Prior to this outbreak, the American Bar Association refused to accredit JD degrees offered solely online. In the midst of the pandemic, the best law schools in the country have moved their programs online for the duration of the academic year. Schools have changed their grading scales, and on-campus interview programs have been reformatted. Summer legal internships are rethinking how to give students meaningful and substantive experiences. Training and apprenticeship have suddenly been transformed.

As it would seem a missed opportunity to simply revert to the delivery of criminal justice and the logistics of courts to their pre-pandemic norms, so too would the legal academy be short-sighted to take no lessons from this time of crisis-driven experimentation.

Is online delivery of legal education inescapably inferior to in-classroom instruction? Is the quality of law students’ grasp of material consistently best measured by conventional exams? Are law schools better served by graded courses when other professional and graduate schools increasingly move toward binary pass/fail grading systems? If so, the legal academy needs a plan to cure any deficiencies in students deprived of such experiences. If not, the legal academy should consider different modes of instruction, assessments, and grading systems.

On-campus interview programs are employed by many of the nation’s leading law schools to align students with employers. With a lack of clarity around when quarantine orders will be lifted, some schools are proactively moving toward alternate formats for connecting students and employers. Some students will be offered jobs based on resumes and transcripts, without the formal interview process. Others will be interviewed virtually rather than having to come to campus or travel to law firm offices.

If it is possible to hire summer associates without interviewing them in person, the legal profession should reflect on whether the interviews assess the type of attorney an interviewee will make or whether the interview is just a personality screen. If the latter, interviews may actually limit the profession and should be reformed. If interviews can be conducted effectively through virtual channels, the legal profession should think about the economic and environmental costs of on-campus interview programs. Perhaps the interviewing season can be more flexible, more efficient, and gentler in its environmental impact.

Summer legal internships have long been a rite of passage for law students. Internships help students discern the kind of work they would like to do and help employers discern which new attorneys they would like to hire. This year, many internships, including nearly all international ones, have been canceled. Others are grappling with having interns work in modified, often remote, roles.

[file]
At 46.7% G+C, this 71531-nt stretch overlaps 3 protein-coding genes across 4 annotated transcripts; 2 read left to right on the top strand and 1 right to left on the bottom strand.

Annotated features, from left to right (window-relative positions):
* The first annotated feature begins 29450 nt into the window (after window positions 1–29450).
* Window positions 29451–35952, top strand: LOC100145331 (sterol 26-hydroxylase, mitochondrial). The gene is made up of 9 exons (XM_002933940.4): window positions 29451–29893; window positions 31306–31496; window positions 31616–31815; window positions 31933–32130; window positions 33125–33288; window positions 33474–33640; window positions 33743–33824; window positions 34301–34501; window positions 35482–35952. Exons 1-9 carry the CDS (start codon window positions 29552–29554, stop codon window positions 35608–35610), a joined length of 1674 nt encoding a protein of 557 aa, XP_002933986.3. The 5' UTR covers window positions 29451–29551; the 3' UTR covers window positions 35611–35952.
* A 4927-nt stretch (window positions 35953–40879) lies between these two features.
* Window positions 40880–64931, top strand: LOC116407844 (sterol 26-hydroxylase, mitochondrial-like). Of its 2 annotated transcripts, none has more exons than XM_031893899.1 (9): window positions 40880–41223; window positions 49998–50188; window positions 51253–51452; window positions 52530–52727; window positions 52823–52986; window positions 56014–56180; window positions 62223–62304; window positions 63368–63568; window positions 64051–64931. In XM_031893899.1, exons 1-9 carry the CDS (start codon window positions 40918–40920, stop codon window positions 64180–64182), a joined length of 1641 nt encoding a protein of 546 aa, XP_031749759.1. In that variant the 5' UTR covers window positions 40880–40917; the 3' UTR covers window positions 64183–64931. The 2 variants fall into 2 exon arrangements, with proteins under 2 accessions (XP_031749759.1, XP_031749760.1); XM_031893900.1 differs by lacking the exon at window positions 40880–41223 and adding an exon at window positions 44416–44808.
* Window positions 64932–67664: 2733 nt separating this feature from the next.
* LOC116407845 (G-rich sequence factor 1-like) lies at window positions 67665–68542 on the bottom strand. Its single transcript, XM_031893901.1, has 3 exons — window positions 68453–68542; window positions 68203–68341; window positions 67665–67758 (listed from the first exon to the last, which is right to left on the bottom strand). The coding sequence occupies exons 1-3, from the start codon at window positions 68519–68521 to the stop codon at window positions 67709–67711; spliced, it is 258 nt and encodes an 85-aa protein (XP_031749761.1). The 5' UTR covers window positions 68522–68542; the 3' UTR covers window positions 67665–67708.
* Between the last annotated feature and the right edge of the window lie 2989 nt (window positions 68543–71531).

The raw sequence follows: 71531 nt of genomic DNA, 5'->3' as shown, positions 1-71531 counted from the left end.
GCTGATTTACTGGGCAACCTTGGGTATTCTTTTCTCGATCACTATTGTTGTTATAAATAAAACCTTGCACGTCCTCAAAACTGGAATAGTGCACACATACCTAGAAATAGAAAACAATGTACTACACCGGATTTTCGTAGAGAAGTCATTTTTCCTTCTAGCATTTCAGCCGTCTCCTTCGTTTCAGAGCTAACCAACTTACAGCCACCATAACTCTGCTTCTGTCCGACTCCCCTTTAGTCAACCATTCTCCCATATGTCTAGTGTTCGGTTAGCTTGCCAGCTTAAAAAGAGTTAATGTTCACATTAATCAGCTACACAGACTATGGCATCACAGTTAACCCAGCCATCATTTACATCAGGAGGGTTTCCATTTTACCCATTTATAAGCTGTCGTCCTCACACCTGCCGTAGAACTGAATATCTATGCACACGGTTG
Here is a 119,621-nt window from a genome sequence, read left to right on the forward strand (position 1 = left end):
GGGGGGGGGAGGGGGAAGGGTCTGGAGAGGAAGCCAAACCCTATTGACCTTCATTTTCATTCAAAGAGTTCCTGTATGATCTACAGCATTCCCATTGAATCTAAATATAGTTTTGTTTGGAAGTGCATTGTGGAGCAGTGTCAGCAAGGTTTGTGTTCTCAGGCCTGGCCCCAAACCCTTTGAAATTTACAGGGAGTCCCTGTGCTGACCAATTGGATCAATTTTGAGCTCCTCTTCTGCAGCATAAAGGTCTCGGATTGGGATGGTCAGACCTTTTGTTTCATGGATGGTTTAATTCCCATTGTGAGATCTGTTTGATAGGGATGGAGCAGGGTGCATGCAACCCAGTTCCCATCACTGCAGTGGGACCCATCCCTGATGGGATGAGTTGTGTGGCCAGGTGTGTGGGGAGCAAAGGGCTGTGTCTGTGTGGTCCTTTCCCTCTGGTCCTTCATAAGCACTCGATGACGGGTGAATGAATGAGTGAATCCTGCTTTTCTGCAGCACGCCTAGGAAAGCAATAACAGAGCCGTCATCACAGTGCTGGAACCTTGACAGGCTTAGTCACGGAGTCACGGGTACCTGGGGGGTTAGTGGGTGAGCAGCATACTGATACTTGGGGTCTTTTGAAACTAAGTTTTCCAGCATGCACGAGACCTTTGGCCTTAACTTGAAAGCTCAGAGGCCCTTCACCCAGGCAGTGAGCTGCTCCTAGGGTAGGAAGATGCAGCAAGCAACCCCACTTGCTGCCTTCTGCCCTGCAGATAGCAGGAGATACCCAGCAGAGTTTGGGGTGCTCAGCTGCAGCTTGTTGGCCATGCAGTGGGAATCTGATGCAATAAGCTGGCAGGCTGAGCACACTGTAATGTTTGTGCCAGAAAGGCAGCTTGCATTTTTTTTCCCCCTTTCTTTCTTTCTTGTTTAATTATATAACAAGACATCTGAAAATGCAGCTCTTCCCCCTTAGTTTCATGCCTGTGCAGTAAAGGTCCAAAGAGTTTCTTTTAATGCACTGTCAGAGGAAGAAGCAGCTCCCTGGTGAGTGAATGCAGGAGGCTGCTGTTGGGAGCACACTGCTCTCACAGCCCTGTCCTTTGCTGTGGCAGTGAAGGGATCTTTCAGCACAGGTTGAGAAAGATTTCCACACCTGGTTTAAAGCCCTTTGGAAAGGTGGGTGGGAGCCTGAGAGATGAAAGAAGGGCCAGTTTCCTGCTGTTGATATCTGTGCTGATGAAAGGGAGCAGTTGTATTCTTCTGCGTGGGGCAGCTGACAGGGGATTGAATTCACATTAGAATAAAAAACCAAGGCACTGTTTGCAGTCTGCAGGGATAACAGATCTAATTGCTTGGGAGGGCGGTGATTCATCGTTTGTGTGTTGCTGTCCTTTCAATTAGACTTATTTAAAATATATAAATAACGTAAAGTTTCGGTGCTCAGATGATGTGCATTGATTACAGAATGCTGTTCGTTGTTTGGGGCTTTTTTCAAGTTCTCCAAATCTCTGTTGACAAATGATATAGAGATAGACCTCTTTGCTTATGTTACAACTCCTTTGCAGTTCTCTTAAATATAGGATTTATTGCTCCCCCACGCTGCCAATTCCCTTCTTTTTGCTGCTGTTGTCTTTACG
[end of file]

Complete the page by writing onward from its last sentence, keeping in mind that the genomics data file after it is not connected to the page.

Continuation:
This unique experience may prepare this summer’s interns with a taste of an important part of legal work—overcoming logistical challenges in the service of clients. But this experience will not provide a reasonable taste of what day-to-day work looks like in many contexts. Law schools and legal employers must undertake special efforts to teach practical skills this summer. If they can do so effectively, the schools and the employers should think about opportunities for students to remotely intern with law firms when they return to the classroom. Such opportunities might increase avenues for practical training and invite law students to experiment with more potential career tracks before selecting their post-graduation destinations.

The American Inns of Court prepared me to think about the implications of this pandemic, and has shaped my thinking on the law, law school, and my career. It has invited me to think more deeply about the profession I aspire to join. It has provided exposure to practitioners, judges, and scholars in a context that makes them seem accessible. I have experienced them as engaged and thoughtful professionals who are deeply interested in the continuous improvement of the legal profession. This perspective has allowed me to see that the leaders of our profession are receptive to ideas for reform and change and interested in results-driven improvements that deliver better outcomes for our society.